November/December 2015 Issue

Nov-Dec cover

Dear Readers

Mornings in Town by Holly J. Zuiderveen

Magic Sleep Bugs by S.L. Wyman

Smoke by Kimberly Ann

Mercy by Kimberly Ann

The Pope’s Last Conversation with God– A Dialogue in Haiku by Jake Brower

Layers by Angela M. Havens

Sheol by Kimberly Ann

Postherds by Kimberly Ann

Milk and Brownies by Erika Murdey

Spotlight Piece: The Lark’s Ascension by John Urdiales

Cover Photo: Through Nature’s Eyes by Reilly Gordon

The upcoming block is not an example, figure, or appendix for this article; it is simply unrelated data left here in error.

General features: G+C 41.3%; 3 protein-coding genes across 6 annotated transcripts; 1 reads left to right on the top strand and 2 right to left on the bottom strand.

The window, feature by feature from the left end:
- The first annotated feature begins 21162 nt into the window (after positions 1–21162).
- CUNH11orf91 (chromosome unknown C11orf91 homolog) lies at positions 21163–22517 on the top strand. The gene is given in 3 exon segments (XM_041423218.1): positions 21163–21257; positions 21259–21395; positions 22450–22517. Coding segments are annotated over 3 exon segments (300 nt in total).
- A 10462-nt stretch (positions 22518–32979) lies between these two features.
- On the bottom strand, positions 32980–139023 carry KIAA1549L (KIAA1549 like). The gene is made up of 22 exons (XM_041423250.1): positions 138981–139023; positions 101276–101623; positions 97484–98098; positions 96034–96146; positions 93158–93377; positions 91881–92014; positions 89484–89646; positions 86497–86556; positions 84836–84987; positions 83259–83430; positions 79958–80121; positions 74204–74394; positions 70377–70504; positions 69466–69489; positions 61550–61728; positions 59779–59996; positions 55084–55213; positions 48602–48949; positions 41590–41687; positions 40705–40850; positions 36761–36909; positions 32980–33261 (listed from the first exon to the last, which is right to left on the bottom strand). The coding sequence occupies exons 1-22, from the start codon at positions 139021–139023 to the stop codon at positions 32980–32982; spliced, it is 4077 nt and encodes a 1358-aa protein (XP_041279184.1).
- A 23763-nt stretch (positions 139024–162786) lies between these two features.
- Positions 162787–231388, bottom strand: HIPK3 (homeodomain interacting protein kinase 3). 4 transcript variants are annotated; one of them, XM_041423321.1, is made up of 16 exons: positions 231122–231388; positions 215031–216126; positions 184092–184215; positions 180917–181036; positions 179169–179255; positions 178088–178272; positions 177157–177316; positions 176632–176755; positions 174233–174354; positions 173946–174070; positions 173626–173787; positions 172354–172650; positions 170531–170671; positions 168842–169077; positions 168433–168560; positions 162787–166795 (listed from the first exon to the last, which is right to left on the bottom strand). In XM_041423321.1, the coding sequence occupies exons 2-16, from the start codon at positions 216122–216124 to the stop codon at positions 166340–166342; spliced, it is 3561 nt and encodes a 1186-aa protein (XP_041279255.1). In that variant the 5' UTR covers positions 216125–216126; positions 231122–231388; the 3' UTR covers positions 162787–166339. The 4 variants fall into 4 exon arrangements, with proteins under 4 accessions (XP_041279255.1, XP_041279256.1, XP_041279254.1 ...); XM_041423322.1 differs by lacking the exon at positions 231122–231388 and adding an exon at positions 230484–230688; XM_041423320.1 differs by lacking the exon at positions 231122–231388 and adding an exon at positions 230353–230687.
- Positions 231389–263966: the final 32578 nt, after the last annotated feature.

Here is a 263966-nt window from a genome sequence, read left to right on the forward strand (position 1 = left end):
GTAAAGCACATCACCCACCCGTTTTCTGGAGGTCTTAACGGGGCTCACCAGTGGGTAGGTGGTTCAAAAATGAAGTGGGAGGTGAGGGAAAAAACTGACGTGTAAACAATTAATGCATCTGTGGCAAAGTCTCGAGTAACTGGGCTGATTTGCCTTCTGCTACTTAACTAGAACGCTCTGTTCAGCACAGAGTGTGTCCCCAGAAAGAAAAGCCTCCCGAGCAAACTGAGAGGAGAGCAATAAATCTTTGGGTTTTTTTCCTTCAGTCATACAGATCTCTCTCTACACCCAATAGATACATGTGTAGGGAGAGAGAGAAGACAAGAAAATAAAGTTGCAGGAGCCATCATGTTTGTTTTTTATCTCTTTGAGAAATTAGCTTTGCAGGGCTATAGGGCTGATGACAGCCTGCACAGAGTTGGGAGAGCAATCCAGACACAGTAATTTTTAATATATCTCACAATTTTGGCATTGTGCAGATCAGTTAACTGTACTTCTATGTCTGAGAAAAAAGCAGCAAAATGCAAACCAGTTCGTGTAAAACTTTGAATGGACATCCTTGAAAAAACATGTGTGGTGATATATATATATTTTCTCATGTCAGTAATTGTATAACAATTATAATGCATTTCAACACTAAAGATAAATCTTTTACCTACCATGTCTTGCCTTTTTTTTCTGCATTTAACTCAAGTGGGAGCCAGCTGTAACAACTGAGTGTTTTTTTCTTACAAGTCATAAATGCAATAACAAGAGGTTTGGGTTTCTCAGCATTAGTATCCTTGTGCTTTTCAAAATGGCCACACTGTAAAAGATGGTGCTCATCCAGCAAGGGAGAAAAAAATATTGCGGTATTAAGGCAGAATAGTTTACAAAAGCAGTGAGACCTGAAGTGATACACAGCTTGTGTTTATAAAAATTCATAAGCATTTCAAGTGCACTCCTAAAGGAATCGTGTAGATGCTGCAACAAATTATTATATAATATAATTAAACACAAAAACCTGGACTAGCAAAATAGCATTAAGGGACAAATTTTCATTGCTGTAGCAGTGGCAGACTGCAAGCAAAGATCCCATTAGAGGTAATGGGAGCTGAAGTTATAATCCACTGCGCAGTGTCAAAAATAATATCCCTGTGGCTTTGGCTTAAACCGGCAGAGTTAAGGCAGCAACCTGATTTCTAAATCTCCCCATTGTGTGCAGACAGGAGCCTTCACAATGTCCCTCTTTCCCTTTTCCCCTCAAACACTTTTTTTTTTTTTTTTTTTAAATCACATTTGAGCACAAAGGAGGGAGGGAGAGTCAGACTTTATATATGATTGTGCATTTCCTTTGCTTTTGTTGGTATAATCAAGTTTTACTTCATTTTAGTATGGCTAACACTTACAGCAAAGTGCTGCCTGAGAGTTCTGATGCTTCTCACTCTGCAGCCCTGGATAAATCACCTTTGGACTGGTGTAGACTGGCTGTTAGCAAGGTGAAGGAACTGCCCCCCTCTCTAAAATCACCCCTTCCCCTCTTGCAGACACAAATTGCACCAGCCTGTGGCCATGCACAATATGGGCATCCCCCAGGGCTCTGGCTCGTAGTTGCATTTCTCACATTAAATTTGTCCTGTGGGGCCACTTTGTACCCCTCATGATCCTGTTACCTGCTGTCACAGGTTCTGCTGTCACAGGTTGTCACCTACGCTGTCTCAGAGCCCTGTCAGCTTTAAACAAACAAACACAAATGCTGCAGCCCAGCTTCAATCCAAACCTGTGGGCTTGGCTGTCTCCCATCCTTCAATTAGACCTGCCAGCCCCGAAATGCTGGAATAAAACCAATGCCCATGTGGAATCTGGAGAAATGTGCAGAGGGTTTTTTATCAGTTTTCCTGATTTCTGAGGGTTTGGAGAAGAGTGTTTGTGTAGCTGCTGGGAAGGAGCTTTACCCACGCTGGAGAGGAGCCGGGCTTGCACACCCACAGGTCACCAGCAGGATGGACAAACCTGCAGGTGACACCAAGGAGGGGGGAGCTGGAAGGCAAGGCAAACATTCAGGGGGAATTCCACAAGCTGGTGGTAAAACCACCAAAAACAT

Blue Girl by Riley Gordon

Clean your Plate by Emily Allison


Interdependence by Patrick Mallett

Winter Valhalla by Patrick Mallett

Summer Valhalla by Patrick Mallett

Lines & Curves by Patrick Mallett

Spotlight Piece: The Lark’s Ascension by John Urdiales